Amazing John Funk Turns 100

John and Gloria enjoying John’s golden birthday.

By Jody Fickes Shapiro

Turning 100 is definitely a big deal…and still playing bridge besides.  Well, that is downright impressive. To celebrate both amazing achievements, John Funk invited the entire membership of his bridge group and their spouses to join him for a catered supper at the Ventura Marina Mobilehome Park.

John was born on February 2, 1916, on Staten Island, N. Y. Europe was already at war , but General Pershing, who in 1917 led the American’s into battle overseas, was in Mexico in hot pursuit of  Pancho Villa.  Montanan Jeanette Rankin was the first woman elected to the U.S. Congress, and a first class letter stamp was 2 cents.

John’s family expected he would eventually join the family’s publishing business.  After all, his father was editor-in-chief of the Funk and Wagnell’s dictionary division.  John and his five siblings spent many hours at spelling practice.  He continues to be a stickler when it comes to correct English. His friends say he is unbeatable at Scrabble.

In spite of the family’s expectations that he become a reference book publisher, he avoided college for five years working at a variety of odd jobs until he finally enrolled at The University of Michigan. In 1942, he graduated with a degree in mechanical engineering and married his beautiful wife, Jean whom he met as she sat with friends at a bridge table.  When he graduated, the country was again at war.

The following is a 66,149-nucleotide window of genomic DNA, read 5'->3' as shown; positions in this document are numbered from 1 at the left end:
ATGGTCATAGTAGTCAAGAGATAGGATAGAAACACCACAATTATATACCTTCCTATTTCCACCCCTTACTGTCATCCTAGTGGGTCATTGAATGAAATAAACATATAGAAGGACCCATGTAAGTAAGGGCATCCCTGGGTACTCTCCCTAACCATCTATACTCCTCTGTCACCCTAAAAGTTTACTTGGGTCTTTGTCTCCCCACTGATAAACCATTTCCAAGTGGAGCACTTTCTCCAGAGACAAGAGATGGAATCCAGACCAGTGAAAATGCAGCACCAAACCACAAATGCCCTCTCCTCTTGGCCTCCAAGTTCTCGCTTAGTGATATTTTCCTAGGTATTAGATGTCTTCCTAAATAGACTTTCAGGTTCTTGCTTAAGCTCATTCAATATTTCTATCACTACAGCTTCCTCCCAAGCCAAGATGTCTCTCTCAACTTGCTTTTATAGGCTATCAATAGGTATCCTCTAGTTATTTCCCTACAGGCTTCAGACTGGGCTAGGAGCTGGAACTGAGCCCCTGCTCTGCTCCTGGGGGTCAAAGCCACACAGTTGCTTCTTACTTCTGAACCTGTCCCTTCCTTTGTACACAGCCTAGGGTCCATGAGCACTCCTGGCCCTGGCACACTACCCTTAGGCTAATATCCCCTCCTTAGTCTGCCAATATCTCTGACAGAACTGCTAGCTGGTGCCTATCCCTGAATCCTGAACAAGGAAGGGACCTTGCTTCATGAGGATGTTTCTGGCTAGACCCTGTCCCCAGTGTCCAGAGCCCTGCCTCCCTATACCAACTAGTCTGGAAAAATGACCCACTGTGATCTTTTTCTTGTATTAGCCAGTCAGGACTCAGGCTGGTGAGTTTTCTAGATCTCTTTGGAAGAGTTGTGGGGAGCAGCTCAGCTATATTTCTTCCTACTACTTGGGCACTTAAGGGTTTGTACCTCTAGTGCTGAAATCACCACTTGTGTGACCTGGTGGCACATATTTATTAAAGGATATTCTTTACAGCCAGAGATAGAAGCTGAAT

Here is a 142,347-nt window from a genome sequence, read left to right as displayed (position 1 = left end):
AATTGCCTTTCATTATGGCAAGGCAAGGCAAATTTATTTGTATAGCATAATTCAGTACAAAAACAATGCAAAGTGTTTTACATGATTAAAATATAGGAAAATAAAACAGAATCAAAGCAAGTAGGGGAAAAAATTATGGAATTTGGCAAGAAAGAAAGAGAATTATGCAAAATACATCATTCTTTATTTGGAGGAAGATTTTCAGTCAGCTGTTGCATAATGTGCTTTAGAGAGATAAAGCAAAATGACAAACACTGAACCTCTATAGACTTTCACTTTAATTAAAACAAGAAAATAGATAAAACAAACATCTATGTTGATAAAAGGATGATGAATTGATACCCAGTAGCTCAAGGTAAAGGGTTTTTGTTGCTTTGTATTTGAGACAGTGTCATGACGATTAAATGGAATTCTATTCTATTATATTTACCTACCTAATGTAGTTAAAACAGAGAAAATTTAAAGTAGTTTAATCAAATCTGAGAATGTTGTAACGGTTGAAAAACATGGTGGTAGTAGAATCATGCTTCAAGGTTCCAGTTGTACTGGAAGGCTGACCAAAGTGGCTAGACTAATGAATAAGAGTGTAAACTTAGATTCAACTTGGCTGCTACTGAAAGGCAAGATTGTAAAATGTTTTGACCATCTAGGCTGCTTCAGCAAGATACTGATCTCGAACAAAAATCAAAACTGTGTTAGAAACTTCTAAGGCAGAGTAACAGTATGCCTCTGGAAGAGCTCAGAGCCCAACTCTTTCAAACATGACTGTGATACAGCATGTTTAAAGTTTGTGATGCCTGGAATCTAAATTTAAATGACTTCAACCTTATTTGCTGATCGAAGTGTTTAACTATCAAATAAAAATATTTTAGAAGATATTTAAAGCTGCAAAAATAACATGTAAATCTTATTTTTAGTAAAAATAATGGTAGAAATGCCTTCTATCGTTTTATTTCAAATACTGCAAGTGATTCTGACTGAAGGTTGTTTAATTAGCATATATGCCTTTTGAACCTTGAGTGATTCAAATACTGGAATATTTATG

John joined the Army Air Corps, and remained in the military for 27 years.  During World War II, he served as pilot and engineering officer on the DC-3, B-17, B-29, and B-24 aircraft.  Although a knee injury prevented him from seeing combat, he accrued over 5,000 hours of flight time, serving in the U.S. and England.  During the Vietnam War, he alternated between there and The Philippines as Commander of the 1867th Facilities Checking Squadron.

Following his Air Force retirement, Major John returned to engineering.  In 1979, upon retirement from The County of San Bernadino, he and Jean, with whom he had raised four children, discovered the Ventura Marina Mobile Home Park.

John, a bridge Life Master, was taught the game by his parents.  John and his wife Jean played social bridge and tried duplicate when was at the Air Force Station in Newark, Ohio, but Jean preferred social bridge.  John, however, continued to play wherever he was.

In the early 1980’s John met Mike Gaddis at the mobile home park and introduced him to duplicate and they have been Sunday partners ever since.

When John’s wife passed away, in 1991, he continued to play duplicate.  One day up at a game in Ojai, he met another lovely lady, Gloria Lemmo, who had taught pharmacy at Ventura College. They married in 1994 and spent many years travelling the world, finding a bridge game wherever they could.

When asked by a reporter what makes John happy, his response was, “I’m just happy to wake up in the morning.”

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